The behavioral data () showed a characteristic relationship between previous
outcomes and current
choices. The analysis of the standard outcomes by means of a three-way ANOVA with treatment (placebo vs. pramipexole), type of previous outcome (gain vs. loss) and magnitude of outcome (25 or 5) showed a significant effect of type of previous outcome [F(1,12)
12.4; p<0.01], with losses in the previous trial leading to riskier choices (i.e., higher probability of selecting 25) than gains. Although, the overall number of times that subjects made a risky choice (25 cents) did not differ between treatments: 47% after placebo and 49% after pramipexole (t(12)
0.33); the analysis of the infrequent boost trials by means of a two-way ANOVA with treatment and type of boost trial (“+50” vs. “+10”) as factors showed a main effect of treatment [F(1,12)
5.0, p<0.05]. Pairwise comparisons by means of t-tests showed a significant effect for the “+50” trials only; t(12)
−2.28, p<0.05. Thus, pramipexole abolished the tendency to be conservative after a boosted win of 50 that was present under placebo. This behavioral pattern is consistent with clinical observations of an increase of risk behavior in Parkinson's patients treated with dopaminergic agonists.
Functional MRI results showed that monetary gains (standard gain plus boost trials vs. losses) in the placebo condition robustly increased activity in the rostral basal ganglia, in an area encompasing the globus pallidus and parts of the ventral striatum (). At the same threshold, this activation was greatly diminished under pramipexole. To assess the response pattern in more detail, the time-course of the blood oxygen level dependent (BOLD) response in rostral basal ganglia was examined by defining a region of interest (ROI) around the peak of activation (x
: −15,−3,−3) in the globus pallidus. In the placebo condition, win trials (green; solid: 25 cent wins, dotted: 5 cent wins) showed an increase in BOLD relative to loss trials (red). In particular the 50 cent boosted wins (blue thick line) gave rise to a pronounced increase of activity. By contrast, this increased response to unexpected high gains was absent in the pramipexole condition. Percentage bold increase to the boosted +50 condition under pramipexole was lower (0.58%) than after placebo (0.80%), t(12)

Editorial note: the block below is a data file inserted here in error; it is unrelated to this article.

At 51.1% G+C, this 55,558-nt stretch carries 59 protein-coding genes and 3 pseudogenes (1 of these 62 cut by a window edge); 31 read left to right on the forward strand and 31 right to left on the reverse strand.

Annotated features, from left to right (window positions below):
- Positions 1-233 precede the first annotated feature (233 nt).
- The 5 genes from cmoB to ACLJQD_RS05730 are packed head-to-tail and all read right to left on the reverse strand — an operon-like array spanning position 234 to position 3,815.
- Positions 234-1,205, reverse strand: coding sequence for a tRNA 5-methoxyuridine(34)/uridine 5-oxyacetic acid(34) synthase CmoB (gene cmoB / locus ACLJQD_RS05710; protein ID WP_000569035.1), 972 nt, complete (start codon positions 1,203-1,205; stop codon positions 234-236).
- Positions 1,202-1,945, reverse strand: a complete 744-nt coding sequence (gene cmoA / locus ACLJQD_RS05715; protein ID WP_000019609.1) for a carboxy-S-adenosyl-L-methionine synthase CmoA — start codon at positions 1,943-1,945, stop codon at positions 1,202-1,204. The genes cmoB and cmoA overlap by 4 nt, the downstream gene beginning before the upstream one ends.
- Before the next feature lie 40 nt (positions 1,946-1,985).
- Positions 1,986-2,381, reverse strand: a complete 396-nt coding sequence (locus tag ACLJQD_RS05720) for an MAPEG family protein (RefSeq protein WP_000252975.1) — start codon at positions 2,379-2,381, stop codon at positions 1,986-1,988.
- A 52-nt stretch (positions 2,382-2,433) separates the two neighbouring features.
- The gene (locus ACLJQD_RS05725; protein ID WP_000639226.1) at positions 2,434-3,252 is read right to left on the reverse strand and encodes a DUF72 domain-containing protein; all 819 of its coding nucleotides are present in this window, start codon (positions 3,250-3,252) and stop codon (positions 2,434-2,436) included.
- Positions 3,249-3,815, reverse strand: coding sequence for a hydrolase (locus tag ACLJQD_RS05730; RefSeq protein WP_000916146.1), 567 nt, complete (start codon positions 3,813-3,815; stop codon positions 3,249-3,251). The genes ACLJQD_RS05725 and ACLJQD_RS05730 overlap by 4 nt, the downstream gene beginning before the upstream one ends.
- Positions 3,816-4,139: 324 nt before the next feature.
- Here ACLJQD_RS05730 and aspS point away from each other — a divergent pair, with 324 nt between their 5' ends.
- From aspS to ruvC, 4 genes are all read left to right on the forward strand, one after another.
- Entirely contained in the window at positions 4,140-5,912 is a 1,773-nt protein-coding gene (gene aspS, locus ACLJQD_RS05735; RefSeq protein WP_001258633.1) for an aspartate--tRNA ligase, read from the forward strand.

−2.44, p<0.05, potentially reflecting decreased phasic dopamine release 
Figure 3 (a) fMRI results (rostral basal ganglia). Axial slices at z=−3 showing voxels of greater activation for win (normal gain+boost) than loss trials in the ventral striatum after placebo and pramipexole. The time (more ...)
Additionally, under placebo, unexpected high gains (boost +50) were associated with higher midbrain activity relative to normal gains (+5, +25) and +10 boost trials (see ), in line with data from animal studies (e.g., 
). Interestingly, this increase in neural activity was decreased under pramipexole. In addition to the voxel-based analysis, the BOLD response for a ROI defined around the peak of activation (x
:−4,−23,−8) was also assessed. Similarly to the results found in the rostral basal ganglia, the BOLD increase to the boost +50 trials (dark blue line) was lower under pramipexole (0.44%) than in the placebo condition (0.58%), t(12)
While our main focus was on the responses in the ventral striatum and the midbrain, we also found significant activations in the contrast (standard gain plus boost trials vs. losses) in the anterior cingulate gyrus (x,y,z coordinates: −6, 43, 7) and the posterior cingulate gyrus (x,y,z coordinates: −6, −52, 16, see ) in both, placebo and pramipexole conditions (see 
for similar activations).